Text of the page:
Peninsula and Southeast Oncology has evolved from what was an initial response to the lack of radiation services for cancer patients on the Peninsula. The distance our patients were required to travel for necessary, life-saving treatments and therapies was deterring them from receiving treatment at all. Developing comprehensive cancer services for the region became one of the main driving factors in the development of Frankston Private.
After several unsuccessful attempts to get a radiation centre in the public sector, it was decided to approach a private service provider; Radiation Oncology Victoria. It became clear that there was a need for this service in the area, but Radiation Oncology Victoria could not function without a centre that provided all of the infrastructure necessary for them to provide a good service (i.e. diagnostic services, day surgical procedures, consulting rooms, laboratories and other support services).
After considering all of these factors, groups that were able to provide pathology services, radiology services and several specialist consulting groups were approached and eventually there was a consensus that a number of these groups would make a commitment to operate out of the centre.
The centre was designed from “the inside out” based on the highly technical requirements of the radiation department, radiology (including nuclear medicine and PET imaging, MRI scans), day theatres and day oncology centres. It also became clear that there was a need for some meeting rooms where multi-disciplinary discussions could be held and treatments for patients planned.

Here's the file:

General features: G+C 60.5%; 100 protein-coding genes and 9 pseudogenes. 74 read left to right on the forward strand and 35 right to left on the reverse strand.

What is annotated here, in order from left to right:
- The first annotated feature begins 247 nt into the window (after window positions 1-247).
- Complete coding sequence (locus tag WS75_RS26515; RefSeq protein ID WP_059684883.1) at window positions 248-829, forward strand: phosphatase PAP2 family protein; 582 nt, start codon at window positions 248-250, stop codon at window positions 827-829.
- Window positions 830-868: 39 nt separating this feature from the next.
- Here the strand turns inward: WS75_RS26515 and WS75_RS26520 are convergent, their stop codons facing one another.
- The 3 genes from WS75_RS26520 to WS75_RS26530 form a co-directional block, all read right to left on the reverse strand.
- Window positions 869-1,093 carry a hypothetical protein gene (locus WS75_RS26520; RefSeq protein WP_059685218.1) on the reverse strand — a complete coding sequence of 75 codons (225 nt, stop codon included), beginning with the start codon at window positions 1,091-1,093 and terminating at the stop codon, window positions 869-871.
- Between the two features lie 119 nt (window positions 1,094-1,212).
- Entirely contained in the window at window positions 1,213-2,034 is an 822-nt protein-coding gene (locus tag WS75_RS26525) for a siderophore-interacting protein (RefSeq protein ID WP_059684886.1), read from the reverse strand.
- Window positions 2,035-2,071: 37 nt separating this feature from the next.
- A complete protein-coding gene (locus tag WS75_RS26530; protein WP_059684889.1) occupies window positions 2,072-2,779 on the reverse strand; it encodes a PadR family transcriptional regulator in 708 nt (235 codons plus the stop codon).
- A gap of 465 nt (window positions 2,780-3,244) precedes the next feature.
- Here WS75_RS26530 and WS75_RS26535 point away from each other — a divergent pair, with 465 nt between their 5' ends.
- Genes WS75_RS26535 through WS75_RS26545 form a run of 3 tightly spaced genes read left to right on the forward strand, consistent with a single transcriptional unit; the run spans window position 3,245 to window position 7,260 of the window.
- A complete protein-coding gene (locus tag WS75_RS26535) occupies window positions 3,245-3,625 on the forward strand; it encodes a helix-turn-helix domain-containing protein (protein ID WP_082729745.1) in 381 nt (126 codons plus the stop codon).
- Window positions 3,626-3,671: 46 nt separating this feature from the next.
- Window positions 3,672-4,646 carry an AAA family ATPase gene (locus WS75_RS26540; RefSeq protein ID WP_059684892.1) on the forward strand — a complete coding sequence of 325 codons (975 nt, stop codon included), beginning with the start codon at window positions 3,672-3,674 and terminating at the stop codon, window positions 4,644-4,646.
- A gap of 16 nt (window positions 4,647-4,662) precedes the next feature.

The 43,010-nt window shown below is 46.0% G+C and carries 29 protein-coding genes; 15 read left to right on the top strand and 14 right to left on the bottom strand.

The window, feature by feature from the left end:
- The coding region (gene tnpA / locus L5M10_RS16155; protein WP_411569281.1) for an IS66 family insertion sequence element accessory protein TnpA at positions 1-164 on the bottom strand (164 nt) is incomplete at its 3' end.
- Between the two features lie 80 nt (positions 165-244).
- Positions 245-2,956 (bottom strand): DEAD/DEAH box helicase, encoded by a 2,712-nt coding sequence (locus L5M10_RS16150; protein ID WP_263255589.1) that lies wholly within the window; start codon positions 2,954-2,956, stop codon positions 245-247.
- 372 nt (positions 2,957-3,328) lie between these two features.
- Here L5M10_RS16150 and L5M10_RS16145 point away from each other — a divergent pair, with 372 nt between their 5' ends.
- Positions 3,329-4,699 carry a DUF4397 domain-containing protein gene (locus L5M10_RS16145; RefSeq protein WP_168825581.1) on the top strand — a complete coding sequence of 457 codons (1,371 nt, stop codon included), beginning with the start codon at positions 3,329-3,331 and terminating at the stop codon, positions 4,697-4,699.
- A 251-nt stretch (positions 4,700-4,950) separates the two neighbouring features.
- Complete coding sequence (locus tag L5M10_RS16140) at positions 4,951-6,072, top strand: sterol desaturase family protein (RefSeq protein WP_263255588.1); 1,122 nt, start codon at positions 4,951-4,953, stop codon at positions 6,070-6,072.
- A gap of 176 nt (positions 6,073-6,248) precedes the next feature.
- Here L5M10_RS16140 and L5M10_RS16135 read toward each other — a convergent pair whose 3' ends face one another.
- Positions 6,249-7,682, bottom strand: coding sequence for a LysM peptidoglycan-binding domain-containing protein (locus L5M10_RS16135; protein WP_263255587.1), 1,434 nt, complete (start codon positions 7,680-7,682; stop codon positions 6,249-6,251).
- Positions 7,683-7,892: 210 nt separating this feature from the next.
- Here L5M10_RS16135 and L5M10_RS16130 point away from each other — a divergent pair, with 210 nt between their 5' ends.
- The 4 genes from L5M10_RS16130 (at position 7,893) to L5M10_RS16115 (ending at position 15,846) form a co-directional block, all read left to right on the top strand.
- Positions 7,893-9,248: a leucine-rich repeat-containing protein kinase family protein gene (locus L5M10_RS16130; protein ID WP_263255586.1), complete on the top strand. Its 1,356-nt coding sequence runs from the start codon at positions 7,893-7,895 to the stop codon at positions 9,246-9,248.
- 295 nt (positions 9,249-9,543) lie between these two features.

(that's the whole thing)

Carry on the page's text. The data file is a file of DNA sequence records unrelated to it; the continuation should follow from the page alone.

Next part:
We received tremendous community support from cancer support groups who approached the local politicians and the city councils to try to facilitate the approval processes. There were discussions held with both public and private hospitals in the area to collaborate on providing support services for cancer patients who might end up having treatments at Frankston Private. Eventually, agreements were put into place in 2005 at which time construction began. Construction was completed in August 2006 when the building was opened by the Minister of Health. The centre has operated ever since and has gradually reached peak operating capacity over the last 3 years as the demand for services has grown and an increasing number of treatments have taken place.
Looking to the future, it has become clear that there is a need for over-night beds as well. An agreement has been reached with Healthscope to operate a hospital which will initially consist of 80-90 beds with a potential to reach up to 180 beds over the next several years (depending on demand and growth). With the new in-patient facilities there will be number of new operating theatres that will be capable of highly complex surgeries and capable of housing the latest technology.
It is PASO’s history with Frankston Private that is echoed through our continued dedication to ensuring that our patients have convenient access to the highest quality of essential treatments and therapies.